When social networking and employment collide

Jennifer MillsJennifer Mills

               

Christie HallChristie Hall

Social media offers businesses many advantages, but also comes with potential risks. The use of social media sites has become second nature for many people to the extent that it may not occur to them that their conduct on those sites can impact their employer, as well as themselves. However, it is apparent that the use of social media by employees has the potential to cause substantial harm to the businesses for which they work. As an emerging phenomenon, the law around social media is quickly evolving and employers can be forgiven for wondering whether it poses more questions than answers.

For example, to what extent can companies restrict what their employees say and post in their personal capacities on social media sites such as Facebook and Twitter? How can businesses harness the power of social media without exposing their reputations to undue risk? Can an employer claim ownership of an employee’s social media postings and professional contacts? To what extent can an employer monitor an employee’s use of social media and discipline them for perceived misdemeanours, particularly if the employee’s use occurs outside of working hours and is not linked to their employer?

The range of issues that can arise from social media in the employment space is varied. To compound the problem, the current legislative regime was enacted long before the social media age and has proven inadequate to deal with the progress of basic technology such as email, let alone the challenges arising from social media.

Employers should bear in mind, as a starting point, that freedom of expression is a fundamental human right in accordance with the New Zealand Bill of Rights Act 1990 – everyone has the right to freedom of expression, including the freedom to seek, receive, and impart information and opinions of any kind in any form. An individual’s right to privacy is also enshrined in the Privacy Act 1993.

However, the rights of freedom of expression and privacy are subject to justifiable limitations. In the employment context, it has been accepted for some time now that an employer can monitor an employee’s work email, provided it is made clear to the employee, either in their employment agreement or by way of policy, that email is provided primarily as a “business tool” and that monitoring will take place by the employer.

The situation is a little more difficult when it comes to social media. Not only are these sites generally not business tools provided by the employer, but an employee’s use of them and any comments or updates posted are often made outside of working hours. Unless the employee’s page is open (that is, not private) or the employer has a “friend” or “connection” with the employee, then, to avoid breaching the employee’s right to privacy, the employer ought not access the employee’s page.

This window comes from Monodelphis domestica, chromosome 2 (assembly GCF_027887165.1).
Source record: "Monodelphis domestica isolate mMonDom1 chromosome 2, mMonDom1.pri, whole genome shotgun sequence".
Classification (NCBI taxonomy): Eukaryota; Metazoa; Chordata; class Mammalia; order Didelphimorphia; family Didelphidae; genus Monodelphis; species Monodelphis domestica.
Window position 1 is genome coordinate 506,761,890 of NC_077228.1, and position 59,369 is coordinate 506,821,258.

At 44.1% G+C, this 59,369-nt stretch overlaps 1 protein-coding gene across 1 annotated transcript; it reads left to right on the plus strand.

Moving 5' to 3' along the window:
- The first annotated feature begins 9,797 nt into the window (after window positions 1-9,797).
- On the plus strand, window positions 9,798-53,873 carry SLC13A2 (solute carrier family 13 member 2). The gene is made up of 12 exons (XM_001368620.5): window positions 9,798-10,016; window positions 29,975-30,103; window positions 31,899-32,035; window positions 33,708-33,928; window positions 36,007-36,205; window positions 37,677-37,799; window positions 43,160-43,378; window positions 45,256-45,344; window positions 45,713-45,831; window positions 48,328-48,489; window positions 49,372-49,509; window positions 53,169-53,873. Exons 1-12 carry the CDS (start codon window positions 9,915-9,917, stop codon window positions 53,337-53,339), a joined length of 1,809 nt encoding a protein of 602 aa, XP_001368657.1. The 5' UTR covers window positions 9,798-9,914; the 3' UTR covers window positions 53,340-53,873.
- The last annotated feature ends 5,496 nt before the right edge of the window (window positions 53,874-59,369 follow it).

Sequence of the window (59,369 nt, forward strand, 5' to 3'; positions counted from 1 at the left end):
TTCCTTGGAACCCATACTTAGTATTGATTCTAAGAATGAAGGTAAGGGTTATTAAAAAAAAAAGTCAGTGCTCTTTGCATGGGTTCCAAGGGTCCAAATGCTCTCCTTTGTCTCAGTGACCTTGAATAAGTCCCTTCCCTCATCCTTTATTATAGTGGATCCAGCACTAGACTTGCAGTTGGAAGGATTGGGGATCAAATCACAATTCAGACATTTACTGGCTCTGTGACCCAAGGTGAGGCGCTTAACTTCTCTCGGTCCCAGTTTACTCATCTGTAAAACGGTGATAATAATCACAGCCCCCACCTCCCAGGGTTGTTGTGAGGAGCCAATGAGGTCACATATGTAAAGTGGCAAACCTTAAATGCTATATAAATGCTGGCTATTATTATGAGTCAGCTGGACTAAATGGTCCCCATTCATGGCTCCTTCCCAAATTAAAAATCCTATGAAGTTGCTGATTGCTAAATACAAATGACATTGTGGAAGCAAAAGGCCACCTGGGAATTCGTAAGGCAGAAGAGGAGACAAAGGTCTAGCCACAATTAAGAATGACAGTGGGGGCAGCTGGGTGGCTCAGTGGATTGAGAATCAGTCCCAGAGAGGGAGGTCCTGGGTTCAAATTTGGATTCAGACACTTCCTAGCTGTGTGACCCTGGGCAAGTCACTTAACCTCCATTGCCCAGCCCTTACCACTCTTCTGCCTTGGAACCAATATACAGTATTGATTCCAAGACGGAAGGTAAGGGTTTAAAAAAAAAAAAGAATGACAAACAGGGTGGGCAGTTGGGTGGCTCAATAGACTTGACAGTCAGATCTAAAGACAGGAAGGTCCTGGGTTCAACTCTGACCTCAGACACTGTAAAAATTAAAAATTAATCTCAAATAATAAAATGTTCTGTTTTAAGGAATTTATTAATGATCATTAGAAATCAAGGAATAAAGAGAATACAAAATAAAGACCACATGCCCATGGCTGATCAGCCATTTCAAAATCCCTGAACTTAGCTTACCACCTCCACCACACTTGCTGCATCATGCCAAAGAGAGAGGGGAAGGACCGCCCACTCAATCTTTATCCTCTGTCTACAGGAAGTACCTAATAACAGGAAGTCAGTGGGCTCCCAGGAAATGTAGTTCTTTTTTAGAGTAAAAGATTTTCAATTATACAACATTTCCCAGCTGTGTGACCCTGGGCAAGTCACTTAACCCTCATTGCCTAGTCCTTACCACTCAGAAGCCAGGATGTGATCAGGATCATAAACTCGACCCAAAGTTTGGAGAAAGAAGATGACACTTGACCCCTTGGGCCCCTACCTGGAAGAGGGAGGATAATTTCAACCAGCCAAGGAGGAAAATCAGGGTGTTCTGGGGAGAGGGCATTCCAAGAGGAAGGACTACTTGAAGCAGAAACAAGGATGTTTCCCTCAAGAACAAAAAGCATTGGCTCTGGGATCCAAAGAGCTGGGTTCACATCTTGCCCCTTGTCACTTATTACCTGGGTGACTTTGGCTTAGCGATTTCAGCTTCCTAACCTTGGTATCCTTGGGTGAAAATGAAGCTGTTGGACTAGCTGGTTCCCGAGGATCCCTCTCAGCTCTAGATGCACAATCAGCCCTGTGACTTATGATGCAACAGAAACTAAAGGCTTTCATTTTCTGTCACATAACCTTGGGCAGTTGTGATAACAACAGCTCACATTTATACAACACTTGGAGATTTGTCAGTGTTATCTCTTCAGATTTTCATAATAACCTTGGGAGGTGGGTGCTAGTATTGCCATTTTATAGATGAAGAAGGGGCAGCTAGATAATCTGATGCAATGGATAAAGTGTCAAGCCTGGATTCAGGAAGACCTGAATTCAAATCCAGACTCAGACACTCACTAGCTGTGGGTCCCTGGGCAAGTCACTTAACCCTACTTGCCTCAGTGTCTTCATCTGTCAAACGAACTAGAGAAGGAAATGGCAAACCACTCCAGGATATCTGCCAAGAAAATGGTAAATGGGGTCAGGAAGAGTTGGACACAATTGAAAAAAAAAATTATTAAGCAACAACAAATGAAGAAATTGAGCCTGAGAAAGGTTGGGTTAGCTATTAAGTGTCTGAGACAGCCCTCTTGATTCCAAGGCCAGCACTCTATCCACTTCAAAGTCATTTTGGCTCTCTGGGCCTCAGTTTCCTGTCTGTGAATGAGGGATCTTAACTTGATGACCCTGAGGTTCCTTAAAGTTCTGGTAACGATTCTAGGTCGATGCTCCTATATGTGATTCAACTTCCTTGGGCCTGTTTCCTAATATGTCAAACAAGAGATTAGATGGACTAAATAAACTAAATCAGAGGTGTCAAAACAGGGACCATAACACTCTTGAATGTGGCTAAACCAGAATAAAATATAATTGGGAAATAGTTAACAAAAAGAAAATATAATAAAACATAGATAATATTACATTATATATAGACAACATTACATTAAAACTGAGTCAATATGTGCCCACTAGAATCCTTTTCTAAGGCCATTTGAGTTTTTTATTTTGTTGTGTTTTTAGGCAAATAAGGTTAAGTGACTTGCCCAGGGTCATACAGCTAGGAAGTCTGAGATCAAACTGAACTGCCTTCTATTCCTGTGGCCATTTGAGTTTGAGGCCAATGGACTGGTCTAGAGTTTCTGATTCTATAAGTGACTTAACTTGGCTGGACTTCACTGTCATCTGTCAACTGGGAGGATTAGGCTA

However, that is not to say that there is no degree of overlap between the use by employees of such sites for their own benefit and use for the benefit of their employer. For example, it is common for employees to use forums such as LinkedIn, Facebook and Twitter to build their own professional reputation, bring in career opportunities and generally to network in their industry. At the same time, it is increasingly common for employers to encourage employees to use social media to further the employee’s profile, ultimately for the benefit of the business.

Conflicts of interest can arise between an employer and its employees over the use of such platforms. This can range from questions of who owns the interest in the social media platform, such as business and industry contacts, as well as whether the employer can legitimately control what the employee posts on those sites and discipline them for posts that are inappropriate.

Ownership dilemmas – what’s yours is mine and mine is yours

If asked, most employees would say that their LinkedIn and Facebook accounts are personal to them and are their property; not that of their employer. After all, both LinkedIn and Facebook accounts are commonly in the individual’s name. Even if an employee inappropriately uses work time to manage their account, this is not usually seen as giving the employer the right to claim a proprietary interest in the account. Rather, it is treated as a misconduct issue and a misuse of the employer’s time and resources.

Further, while an employee will often list their employer on the site in question, a person is always entitled to say who they work for and who they have worked for in the past. LinkedIn is effectively an online curriculum vitae, and it goes without saying that a curriculum vitae, as a personal record of an employee’s academic accomplishments and employment history, has always been the property of the individual.

It is possible, however, that the position may be different if an employee is required to have a LinkedIn account as a term of their employment, and that account is used as a client relationship management database, as a “tool of business”. For the employer to have a reasonable argument that it has proprietary interests in a social media account, the issue ought to be front-footed and agreed with the employee from the outset of employment. This could either be in the employee’s employment agreement or by way of a social media policy (or both). That agreement or policy ought to make clear that the account is a “business tool” operated for the purposes of the employee’s employment, and that all use of work computers and other technology platforms (including mobile telephones) on social media sites are in the course of employment and for work-related purposes only.